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Examine three poems by Auden and Yeats and compare how they present the struggle of man.

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Examine three poems by Auden and Yeats and compare how they present the struggle of man. Two poets who are influenced by different individuals yet both come together to produce poems which expose the same image, the struggle of man, are William Butler Yeats and Wystan Hugh Auden. W.B.Yeats, born in Dublin and the son of an Irish painter, hastily revealed, after returning from his childhood life in County Sligo, that he preferred poetry, hence resulting in the rejection of his studies on painting. Yeats became involved in a protest, which was against the cultural power of English rule on Ireland. Apart from Irish mythology and folklore, Maud Gonne was a big influence on Yeats' poetry. Gonne was just as famous as Yeats, but for her beauty and her passion for politics. It is evident that Gonne influences Yeats, as Ireland was "no country for old men", which suggests that Ireland is not a place for old people not fit to fight, which then implicitly depicts the political torment that Ireland was experiencing. On the other hand, W.H.Auden born in York and educated at Christ's Church, Oxford. Thomas Hardy, William Blake, Emily Dickinson and Gerard Manley Hopkins influenced Auden. He had remarkable intelligence in which he would employ the writing styles of other poets such as Emily Dickinson. Yeats' work can be compared with the work of Auden as both often metaphorically represented a journey or quest. ...read more.


On the other hand, Yeats mirrors vitality with life or even youth "In one another's arms." However, this tone is terminated in stanza two when Yeats looks at the "tattered coat upon a stick", which resembles a frail exterior. At the start of Easter 1916, Yeats starts with a colloquial tone similar to that of Auden's when he has "passed with a nod of the head". However, Yeats' opening stanza seems more idiomatic, like he is talking to us about the uprising. His conversational tone does not stay permanent; it starts to differ as he starts to talk about humanity, and glorifies what the Irish achieved, which is clearly a "terrible beauty" in the sense that what the Irish achieved was beauteous but the ordeal that they had to go through was "terrible". As the poem proceeds to stanza, three a more nostalgic feeling is evoked as Auden starts to look at Ireland before the uprising. The final stanza has a poignant tone as Auden starts to talk about death when "his own weak person", "Must suffer dully all the wrongs of man." Monosyllabic words are employed in Sailing to Byzantium, as they are sharp and direct, and when read, speed and rhythm is built up that then highlights the polysyllabic words. Yeats talks about the "dying generations", which stands out from the "birds in their trees". ...read more.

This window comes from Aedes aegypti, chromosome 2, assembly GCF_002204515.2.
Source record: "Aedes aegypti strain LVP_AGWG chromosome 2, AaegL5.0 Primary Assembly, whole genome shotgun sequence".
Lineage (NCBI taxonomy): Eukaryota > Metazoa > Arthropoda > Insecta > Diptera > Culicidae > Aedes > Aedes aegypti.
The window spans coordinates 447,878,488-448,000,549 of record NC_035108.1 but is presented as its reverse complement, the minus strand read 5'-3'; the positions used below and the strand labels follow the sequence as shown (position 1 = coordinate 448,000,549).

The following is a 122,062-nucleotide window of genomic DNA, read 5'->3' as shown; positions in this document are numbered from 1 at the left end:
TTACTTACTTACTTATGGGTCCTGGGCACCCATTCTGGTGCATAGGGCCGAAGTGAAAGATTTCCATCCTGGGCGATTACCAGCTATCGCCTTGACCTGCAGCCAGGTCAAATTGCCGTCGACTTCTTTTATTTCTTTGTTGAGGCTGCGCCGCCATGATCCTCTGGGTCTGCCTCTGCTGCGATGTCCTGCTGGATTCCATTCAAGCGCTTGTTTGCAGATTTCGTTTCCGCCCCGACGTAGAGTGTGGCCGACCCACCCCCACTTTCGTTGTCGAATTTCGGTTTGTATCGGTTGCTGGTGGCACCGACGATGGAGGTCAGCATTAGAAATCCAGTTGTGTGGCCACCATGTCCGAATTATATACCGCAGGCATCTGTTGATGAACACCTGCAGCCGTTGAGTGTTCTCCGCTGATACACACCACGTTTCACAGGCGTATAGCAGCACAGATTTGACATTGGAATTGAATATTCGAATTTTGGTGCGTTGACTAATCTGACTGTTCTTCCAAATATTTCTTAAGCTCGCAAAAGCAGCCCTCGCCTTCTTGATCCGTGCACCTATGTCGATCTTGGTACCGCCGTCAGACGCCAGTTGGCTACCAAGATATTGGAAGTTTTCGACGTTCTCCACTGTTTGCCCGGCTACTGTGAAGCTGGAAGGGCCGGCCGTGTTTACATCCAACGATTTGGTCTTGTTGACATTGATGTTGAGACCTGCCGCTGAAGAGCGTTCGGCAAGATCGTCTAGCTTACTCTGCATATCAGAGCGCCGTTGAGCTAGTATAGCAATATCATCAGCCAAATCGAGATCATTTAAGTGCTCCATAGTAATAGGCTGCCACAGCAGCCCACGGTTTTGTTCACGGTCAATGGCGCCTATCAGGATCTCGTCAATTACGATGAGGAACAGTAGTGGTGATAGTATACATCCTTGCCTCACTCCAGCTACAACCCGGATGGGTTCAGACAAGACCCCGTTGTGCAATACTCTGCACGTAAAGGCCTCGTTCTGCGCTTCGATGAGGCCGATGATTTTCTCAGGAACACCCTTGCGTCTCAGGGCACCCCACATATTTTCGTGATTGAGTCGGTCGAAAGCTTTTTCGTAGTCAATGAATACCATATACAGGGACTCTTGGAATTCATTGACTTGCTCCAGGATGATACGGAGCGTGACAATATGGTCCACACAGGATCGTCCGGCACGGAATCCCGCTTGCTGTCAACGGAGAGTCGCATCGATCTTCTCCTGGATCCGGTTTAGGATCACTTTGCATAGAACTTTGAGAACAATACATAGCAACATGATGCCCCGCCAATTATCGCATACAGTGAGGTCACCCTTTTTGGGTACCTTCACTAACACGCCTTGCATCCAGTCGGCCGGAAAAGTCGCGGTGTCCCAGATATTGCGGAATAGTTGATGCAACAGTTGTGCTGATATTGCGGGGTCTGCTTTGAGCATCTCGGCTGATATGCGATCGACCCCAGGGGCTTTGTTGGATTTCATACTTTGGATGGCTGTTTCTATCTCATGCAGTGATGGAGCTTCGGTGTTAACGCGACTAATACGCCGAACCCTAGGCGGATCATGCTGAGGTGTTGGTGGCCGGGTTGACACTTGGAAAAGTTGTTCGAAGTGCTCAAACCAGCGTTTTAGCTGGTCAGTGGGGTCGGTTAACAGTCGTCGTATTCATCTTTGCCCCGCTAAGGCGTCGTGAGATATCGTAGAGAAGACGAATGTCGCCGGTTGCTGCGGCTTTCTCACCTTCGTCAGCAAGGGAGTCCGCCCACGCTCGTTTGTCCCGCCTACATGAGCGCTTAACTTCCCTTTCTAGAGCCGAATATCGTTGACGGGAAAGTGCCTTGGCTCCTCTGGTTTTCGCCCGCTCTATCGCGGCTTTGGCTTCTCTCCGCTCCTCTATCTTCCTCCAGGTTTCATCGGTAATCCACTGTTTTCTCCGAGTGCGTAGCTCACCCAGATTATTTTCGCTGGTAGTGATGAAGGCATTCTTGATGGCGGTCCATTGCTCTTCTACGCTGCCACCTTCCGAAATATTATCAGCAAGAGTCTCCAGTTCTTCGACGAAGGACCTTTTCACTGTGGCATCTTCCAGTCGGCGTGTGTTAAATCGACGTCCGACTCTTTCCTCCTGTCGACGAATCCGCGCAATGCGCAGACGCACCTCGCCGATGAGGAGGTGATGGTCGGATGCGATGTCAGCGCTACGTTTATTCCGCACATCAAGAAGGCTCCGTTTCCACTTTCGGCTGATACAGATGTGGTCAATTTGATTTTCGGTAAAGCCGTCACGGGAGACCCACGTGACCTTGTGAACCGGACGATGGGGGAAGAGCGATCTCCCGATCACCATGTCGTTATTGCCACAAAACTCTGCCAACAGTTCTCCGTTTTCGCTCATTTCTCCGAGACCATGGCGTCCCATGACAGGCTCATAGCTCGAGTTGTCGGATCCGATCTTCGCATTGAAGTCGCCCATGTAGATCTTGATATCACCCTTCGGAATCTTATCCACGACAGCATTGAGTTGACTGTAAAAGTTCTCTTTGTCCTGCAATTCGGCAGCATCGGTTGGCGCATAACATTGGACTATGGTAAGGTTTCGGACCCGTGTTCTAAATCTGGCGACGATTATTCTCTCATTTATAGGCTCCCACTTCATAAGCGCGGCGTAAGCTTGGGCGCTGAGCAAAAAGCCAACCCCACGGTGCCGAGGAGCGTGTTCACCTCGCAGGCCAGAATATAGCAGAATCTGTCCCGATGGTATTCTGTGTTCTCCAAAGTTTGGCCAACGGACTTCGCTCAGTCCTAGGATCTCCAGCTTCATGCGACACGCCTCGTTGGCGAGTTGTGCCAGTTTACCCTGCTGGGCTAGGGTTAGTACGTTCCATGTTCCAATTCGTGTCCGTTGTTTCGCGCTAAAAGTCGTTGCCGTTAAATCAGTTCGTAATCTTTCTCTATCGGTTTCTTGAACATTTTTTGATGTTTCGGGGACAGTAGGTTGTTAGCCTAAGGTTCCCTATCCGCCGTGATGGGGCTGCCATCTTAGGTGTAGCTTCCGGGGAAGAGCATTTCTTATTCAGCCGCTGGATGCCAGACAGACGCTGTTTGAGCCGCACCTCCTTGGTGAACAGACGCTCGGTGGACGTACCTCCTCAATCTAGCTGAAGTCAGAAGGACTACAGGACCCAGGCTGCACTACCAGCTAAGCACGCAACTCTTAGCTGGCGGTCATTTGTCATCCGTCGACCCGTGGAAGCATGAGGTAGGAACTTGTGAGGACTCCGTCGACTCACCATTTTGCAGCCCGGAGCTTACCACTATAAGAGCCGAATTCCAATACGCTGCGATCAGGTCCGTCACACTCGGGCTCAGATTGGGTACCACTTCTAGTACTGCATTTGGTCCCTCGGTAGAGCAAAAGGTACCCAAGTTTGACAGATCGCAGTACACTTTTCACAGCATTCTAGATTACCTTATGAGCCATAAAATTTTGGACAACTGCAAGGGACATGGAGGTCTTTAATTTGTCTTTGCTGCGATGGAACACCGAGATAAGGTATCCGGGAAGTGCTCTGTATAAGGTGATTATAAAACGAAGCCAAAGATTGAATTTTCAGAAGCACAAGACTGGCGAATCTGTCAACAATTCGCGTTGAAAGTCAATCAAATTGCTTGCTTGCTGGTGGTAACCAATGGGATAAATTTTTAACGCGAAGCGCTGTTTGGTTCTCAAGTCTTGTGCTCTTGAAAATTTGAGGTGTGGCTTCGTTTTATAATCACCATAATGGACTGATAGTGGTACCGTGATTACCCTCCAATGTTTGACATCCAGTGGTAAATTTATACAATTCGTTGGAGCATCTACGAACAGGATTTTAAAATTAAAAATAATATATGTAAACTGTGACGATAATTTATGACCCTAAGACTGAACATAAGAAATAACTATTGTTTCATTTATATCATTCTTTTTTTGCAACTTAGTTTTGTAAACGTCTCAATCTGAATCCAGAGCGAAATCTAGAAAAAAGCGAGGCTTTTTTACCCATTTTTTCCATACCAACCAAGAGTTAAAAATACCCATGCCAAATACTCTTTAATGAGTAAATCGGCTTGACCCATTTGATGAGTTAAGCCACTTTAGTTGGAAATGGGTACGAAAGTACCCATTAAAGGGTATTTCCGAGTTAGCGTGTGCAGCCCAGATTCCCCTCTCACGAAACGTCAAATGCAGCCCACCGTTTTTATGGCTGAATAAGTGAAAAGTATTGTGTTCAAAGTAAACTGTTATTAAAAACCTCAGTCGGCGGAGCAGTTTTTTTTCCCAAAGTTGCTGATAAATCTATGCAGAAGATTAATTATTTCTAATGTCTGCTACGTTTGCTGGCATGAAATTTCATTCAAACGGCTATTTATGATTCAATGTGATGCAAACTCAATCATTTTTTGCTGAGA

When this occurs, the responsibility the world must take is to love each corrupted soul, calling each by name "as a mother names her child when sleep has come". However, sleep is a metaphor for death and these men die in result of their inability to change among the changing events around them. The use of an alternate rhyme scheme links words together. Sailing to Byzantium is occupied with a wide variety of literary techniques. Two of the dominant themes of this poem are the desire for escape from the hardships of this world and the quest for immortality. These themes reflect the circumstances of Yeats' life that influenced the composition of the poem. Those personal experiences and Yeats' skilful use of words come together to emphasize the need, or at least desire, that many people have for escape and immortality. The process of dying in this poem is juxtaposed with delightful images evoked in the poem. Rhyme is used to assist the flow and lovability of the poem. The juxtaposition of the "old men" and "The young in one another's arms" highlights the transition from youth to old age, and man's struggle to come to terms with it. The rule of three and alliteration are cleverly blended in with the "Fish, flesh or fowl" as this represents all types of life. In conclusion, Sailing to Byzantium and Easter 1916 by W.B.Yeats and The Novelist by W.H.Auden, obvious and not so obvious similarities such as all three convey the struggle of man, and differences can be extracted. ...read more.

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